Invasion ratcheting in the zebra mussel (Dreissena polymorpha) and the ability of native and invaded ranges to predict its global distribution
Article first published online: 31 JUL 2013
© 2013 John Wiley & Sons Ltd
Journal of Biogeography
Volume 40, Issue 12, pages 2274–2284, December 2013
How to Cite
Gallardo, B., zu Ermgassen, P. S. E., Aldridge, D. C. (2013), Invasion ratcheting in the zebra mussel (Dreissena polymorpha) and the ability of native and invaded ranges to predict its global distribution. Journal of Biogeography, 40: 2274–2284. doi: 10.1111/jbi.12170
- Issue published online: 20 NOV 2013
- Article first published online: 31 JUL 2013
- European Commission. Grant Numbers: FP7/2007-2013, 251785
- Bioclimatic factors;
- Dreissena polymorpha ;
- invasive species;
- MaxEnt ;
- niche expansion;
- niche models;
- North America;
- species distribution model
In this study, we investigate changes in the environmental niche of an important pest species, the zebra mussel (Dreissena polymorpha), across its world-wide distribution. The ability of models based on the native (Ponto-Caspian) and invaded (Western European and North American) ranges to accurately model the potential distribution of zebra mussel elsewhere was also investigated.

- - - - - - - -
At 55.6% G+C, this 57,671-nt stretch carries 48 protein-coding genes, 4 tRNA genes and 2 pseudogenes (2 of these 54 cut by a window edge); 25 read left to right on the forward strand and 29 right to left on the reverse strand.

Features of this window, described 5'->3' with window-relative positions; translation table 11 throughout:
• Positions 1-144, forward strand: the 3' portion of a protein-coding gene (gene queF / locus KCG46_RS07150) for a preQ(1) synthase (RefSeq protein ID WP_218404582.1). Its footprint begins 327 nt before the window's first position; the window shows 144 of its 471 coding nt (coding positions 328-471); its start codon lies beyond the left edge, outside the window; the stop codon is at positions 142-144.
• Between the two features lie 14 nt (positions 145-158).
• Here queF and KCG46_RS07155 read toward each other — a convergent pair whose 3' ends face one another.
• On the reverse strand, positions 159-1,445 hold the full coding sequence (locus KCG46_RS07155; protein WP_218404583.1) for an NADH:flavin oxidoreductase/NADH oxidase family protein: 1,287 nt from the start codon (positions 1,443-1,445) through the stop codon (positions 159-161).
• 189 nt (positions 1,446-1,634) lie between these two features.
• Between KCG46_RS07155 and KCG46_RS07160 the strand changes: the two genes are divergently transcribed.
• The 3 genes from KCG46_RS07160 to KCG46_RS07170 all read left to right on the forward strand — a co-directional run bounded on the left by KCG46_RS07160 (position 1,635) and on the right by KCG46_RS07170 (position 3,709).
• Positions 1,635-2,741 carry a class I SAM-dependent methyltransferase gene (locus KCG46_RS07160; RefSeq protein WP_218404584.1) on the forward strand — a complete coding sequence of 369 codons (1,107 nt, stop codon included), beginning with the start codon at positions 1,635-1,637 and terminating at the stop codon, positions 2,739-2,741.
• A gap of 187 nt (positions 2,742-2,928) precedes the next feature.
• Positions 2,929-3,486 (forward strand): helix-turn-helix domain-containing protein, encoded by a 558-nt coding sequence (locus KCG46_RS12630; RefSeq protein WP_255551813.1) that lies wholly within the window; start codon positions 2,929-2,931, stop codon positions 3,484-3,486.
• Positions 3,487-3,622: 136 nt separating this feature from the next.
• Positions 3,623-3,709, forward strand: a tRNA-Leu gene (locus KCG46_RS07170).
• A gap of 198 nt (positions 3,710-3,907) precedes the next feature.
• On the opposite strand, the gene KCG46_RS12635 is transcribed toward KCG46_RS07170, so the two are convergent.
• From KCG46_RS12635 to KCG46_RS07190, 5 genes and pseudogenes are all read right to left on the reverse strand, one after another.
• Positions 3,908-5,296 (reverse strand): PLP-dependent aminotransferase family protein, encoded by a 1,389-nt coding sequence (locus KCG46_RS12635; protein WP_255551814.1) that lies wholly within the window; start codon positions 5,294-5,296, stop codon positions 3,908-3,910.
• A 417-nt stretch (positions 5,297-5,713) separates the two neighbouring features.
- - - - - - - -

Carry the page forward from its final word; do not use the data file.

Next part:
Europe and North America.
A comprehensive cross-continental occurrence database of the zebra mussel was used to explore the species' native and invaded ranges using univariate and multivariate analyses. In addition, ecological niche models (ENMs, employing MaxEnt) were used to investigate the ability of the native and invaded ranges to describe the species' distribution elsewhere.
We found the zebra mussel to occupy different, but partly overlapping, environmental niches in the native Ponto-Caspian region and invaded European and North American regions. Accordingly, the ENMs calibrated with the native range accurately predicted regions of early colonization in Europe and North America, but not the subsequent expansion. ENMs calibrated with data from the European range failed to describe the invaded range in North America, and vice versa. Climate suitability curves further confirmed a progressive spatio-temporal stretching of the climatic tolerance of the zebra mussel.
This study provides novel evidence of multiple episodes of niche expansion in a notorious invasive species, and supports the use of partial ranges to better understand the species' spatio-temporal history of invasion. Separately, the native and invaded ranges provided important information regarding the species' environmental tolerance and the regions that are most suitable for first colonization, as well as identifying regions at risk in the case of a possible reintroduction. Collectively, the differences between the three ecological niche projections of the zebra mussel demonstrate that niche expansion of an invasive species within a new geographical region promotes the organism's further invasion in space and time, a process known as invasion ratcheting.